6. Just out of curiosity, what ultimately happened with this person? Were charges approved against them? If so, did they elect for a trial or settle on a lesser charge? Were they disciplined by the Crown office? I always wondered what would happen in that scenario.
  7. TRU grads seem to place decently well in Vancouver firms, at least from my observation. My completely anecdotal observation is that UBC and UVic grads tend to be represented the most, followed by TRU and out-of-province schools.
  8. Give appropriate notice and it's no problem at all. If you ask the day before whether you can take tomorrow off, then it might be an issue. I had 3 vacation days for my summer and took 2 off; I gave ~4 weeks notice of both.
  9. LSLAP functions like many other legal clinics: you directly assist clients with their legal matters (under the supervision of an actual lawyer). This could include appearing with them in court to defend them on less serious criminal charges, drafting a demand letter to their former employer to help them get severance pay, or helping them deal with an unscrupulous landlord. Pro Bono Students Canada (PBSC) has many more specialized "placements" for students where you may work directly with clients, or you may work with a legal nonprofit organization (e.g. BC Civil Liberties Association). To give you a better sense of what PBSC offers, here's a list of the 2017-2018 placements: http://pbsc.allard.ubc.ca/prospective-volunteers/student-placements/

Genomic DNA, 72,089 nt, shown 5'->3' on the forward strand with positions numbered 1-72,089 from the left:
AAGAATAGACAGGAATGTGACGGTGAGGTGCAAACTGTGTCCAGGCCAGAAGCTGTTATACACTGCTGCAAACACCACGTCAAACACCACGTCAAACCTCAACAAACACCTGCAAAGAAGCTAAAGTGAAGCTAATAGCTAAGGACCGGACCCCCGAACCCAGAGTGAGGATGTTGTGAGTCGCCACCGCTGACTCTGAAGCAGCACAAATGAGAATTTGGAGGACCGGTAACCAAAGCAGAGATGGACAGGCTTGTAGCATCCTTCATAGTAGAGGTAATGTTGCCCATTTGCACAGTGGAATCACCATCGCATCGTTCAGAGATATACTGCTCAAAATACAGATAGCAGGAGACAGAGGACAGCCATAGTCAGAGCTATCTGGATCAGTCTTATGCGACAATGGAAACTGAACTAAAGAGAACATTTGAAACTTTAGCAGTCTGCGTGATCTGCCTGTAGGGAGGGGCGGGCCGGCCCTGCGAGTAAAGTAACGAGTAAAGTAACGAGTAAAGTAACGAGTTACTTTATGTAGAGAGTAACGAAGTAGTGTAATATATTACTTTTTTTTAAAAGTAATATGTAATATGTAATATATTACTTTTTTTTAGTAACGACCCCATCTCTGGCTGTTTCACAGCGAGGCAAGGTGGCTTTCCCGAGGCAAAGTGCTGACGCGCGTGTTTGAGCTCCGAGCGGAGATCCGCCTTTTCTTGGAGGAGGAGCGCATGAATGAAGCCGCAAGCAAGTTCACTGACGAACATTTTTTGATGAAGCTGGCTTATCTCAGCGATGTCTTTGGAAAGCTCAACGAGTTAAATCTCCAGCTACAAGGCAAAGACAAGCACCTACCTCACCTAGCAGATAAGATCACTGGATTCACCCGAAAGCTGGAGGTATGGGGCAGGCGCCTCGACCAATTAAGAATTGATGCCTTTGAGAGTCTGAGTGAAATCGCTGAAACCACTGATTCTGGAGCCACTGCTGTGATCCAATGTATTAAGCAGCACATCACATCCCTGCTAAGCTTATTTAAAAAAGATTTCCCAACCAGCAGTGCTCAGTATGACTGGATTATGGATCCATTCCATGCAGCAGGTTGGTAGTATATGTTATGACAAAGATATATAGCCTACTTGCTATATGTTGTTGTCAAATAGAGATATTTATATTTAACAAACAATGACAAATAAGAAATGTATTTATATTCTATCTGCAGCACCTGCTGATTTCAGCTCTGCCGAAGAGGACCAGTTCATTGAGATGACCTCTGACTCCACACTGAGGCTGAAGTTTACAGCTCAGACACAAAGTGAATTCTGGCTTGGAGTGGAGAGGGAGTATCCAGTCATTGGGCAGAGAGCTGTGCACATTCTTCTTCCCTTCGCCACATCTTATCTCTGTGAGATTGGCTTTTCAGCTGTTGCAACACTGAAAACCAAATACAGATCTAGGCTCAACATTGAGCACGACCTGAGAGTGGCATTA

10. Go to UBC and save the $$$. It'll make a difference in the long-term.
  11. I can't speak for Ontario and Alberta, but my view is that BC's legal market seems to be doing quite well. Big Law firms have hired an increased number of summer/articling students (and recently raised their pay from $55,000/year to $65,000/year), hireback rates (from articling student to associate positions) are quite good, and I'm told through the grapevine that there are many firms seeking/hiring associates at the 3-5 year call level. Also 98% of UBC Law's graduating class last year had secured articles within 6 months of graduation.